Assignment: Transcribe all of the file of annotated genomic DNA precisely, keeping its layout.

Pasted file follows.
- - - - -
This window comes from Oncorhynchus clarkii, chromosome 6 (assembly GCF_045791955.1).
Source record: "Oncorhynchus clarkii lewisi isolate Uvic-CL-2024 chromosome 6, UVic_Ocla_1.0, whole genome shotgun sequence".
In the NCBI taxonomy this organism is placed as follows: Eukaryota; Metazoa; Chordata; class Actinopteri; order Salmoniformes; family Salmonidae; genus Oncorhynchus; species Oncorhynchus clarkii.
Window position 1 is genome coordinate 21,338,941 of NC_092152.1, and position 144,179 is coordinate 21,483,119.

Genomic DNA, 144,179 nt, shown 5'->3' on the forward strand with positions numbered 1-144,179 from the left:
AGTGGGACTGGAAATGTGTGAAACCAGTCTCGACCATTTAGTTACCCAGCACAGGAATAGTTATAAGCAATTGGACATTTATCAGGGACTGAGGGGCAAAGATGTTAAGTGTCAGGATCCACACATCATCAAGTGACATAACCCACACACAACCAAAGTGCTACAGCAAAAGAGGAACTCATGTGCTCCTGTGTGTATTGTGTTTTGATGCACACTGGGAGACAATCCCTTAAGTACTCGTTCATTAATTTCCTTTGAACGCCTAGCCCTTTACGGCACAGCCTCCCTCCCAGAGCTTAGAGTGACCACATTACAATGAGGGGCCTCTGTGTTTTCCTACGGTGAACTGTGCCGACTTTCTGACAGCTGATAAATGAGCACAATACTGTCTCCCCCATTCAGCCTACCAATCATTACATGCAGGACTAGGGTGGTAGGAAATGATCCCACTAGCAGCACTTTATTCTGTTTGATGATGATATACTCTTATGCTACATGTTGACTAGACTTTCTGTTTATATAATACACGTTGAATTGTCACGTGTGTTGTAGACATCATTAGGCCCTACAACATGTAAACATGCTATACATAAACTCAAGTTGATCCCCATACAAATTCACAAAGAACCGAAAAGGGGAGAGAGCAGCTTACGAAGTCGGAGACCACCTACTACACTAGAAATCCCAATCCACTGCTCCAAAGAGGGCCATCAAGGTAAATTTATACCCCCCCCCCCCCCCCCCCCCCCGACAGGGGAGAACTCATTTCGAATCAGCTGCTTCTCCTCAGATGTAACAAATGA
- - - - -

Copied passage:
This window comes from Oncorhynchus clarkii, chromosome 6 (assembly GCF_045791955.1).
Source record: "Oncorhynchus clarkii lewisi isolate Uvic-CL-2024 chromosome 6, UVic_Ocla_1.0, whole genome shotgun sequence".
In the NCBI taxonomy this organism is placed as follows: Eukaryota; Metazoa; Chordata; class Actinopteri; order Salmoniformes; family Salmonidae; genus Oncorhynchus; species Oncorhynchus clarkii.
Window position 1 is genome coordinate 21,338,941 of NC_092152.1, and position 144,179 is coordinate 21,483,119.

Genomic DNA, 144,179 nt, shown 5'->3' on the forward strand with positions numbered 1-144,179 from the left:
AGTGGGACTGGAAATGTGTGAAACCAGTCTCGACCATTTAGTTACCCAGCACAGGAATAGTTATAAGCAATTGGACATTTATCAGGGACTGAGGGGCAAAGATGTTAAGTGTCAGGATCCACACATCATCAAGTGACATAACCCACACACAACCAAAGTGCTACAGCAAAAGAGGAACTCATGTGCTCCTGTGTGTATTGTGTTTTGATGCACACTGGGAGACAATCCCTTAAGTACTCGTTCATTAATTTCCTTTGAACGCCTAGCCCTTTACGGCACAGCCTCCCTCCCAGAGCTTAGAGTGACCACATTACAATGAGGGGCCTCTGTGTTTTCCTACGGTGAACTGTGCCGACTTTCTGACAGCTGATAAATGAGCACAATACTGTCTCCCCCATTCAGCCTACCAATCATTACATGCAGGACTAGGGTGGTAGGAAATGATCCCACTAGCAGCACTTTATTCTGTTTGATGATGATATACTCTTATGCTACATGTTGACTAGACTTTCTGTTTATATAATACACGTTGAATTGTCACGTGTGTTGTAGACATCATTAGGCCCTACAACATGTAAACATGCTATACATAAACTCAAGTTGATCCCCATACAAATTCACAAAGAACCGAAAAGGGGAGAGAGCAGCTTACGAAGTCGGAGACCACCTACTACACTAGAAATCCCAATCCACTGCTCCAAAGAGGGCCATCAAGGTAAATTTATACCCCCCCCCCCCCCCCCCCCCCCGACAGGGGAGAACTCATTTCGAATCAGCTGCTTCTCCTCAGATGTAACAAATGA